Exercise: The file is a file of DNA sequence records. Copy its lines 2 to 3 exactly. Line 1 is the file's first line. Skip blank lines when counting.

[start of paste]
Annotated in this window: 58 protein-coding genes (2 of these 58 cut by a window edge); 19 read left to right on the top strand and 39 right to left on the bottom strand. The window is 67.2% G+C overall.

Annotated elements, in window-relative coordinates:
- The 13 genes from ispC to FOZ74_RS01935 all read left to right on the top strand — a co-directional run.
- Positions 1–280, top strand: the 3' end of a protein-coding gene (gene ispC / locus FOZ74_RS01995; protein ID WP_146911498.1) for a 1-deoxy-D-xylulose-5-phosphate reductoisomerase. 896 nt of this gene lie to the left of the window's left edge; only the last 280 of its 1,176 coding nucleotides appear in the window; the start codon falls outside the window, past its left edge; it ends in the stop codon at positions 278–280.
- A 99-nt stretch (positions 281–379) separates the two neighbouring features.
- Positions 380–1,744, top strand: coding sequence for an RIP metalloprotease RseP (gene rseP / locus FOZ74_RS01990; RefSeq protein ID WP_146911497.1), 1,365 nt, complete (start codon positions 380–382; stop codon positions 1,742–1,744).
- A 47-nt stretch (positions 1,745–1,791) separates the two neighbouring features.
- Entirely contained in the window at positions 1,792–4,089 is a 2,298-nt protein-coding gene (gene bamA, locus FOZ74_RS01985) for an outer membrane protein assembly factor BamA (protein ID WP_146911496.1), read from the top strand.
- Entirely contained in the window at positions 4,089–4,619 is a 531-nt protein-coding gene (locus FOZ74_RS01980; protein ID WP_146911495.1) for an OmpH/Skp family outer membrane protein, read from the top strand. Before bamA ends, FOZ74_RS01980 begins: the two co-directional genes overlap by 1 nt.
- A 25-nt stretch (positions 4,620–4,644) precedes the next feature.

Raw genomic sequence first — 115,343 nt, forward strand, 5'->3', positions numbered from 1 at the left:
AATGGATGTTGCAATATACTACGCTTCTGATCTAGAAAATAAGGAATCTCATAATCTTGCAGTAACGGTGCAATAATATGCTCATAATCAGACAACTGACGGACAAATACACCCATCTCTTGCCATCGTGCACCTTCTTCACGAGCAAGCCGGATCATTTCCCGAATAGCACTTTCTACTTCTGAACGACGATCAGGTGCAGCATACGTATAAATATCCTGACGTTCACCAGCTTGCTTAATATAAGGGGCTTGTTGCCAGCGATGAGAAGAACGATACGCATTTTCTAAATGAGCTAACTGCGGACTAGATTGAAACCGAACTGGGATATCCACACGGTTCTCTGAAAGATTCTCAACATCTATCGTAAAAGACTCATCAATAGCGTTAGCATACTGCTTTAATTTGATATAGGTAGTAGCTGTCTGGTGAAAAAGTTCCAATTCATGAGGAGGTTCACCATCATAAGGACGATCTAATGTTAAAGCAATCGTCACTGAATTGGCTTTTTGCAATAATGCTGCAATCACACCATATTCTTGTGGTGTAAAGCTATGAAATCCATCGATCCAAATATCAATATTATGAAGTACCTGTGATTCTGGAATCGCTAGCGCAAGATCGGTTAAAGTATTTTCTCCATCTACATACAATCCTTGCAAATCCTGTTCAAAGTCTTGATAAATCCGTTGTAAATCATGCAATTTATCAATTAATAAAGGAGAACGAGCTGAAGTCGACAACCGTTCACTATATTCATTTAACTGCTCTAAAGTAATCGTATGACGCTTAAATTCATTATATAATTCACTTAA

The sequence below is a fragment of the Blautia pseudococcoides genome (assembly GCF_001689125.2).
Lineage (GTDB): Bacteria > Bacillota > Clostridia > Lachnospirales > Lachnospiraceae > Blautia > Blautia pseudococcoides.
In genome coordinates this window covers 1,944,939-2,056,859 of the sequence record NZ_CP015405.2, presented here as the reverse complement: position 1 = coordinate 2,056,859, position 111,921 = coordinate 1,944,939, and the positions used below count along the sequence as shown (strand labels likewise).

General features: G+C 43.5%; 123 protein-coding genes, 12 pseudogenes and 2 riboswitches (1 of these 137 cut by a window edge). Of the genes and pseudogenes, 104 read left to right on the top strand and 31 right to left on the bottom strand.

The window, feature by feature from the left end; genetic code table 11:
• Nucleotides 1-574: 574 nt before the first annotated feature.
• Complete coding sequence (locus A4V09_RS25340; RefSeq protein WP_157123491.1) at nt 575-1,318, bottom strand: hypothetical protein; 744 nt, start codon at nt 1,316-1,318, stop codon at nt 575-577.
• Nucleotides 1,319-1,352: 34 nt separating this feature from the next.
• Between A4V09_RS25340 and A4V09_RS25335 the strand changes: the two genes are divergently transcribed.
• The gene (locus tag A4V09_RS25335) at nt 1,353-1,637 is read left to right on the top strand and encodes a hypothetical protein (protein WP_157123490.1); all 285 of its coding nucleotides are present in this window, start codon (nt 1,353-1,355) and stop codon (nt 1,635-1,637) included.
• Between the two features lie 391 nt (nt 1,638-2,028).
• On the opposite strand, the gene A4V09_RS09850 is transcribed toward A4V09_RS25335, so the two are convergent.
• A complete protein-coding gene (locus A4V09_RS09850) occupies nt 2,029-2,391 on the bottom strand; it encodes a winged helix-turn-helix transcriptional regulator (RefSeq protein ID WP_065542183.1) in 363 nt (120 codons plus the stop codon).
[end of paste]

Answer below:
Annotated elements, in window-relative coordinates:
- The 13 genes from ispC to FOZ74_RS01935 all read left to right on the top strand — a co-directional run.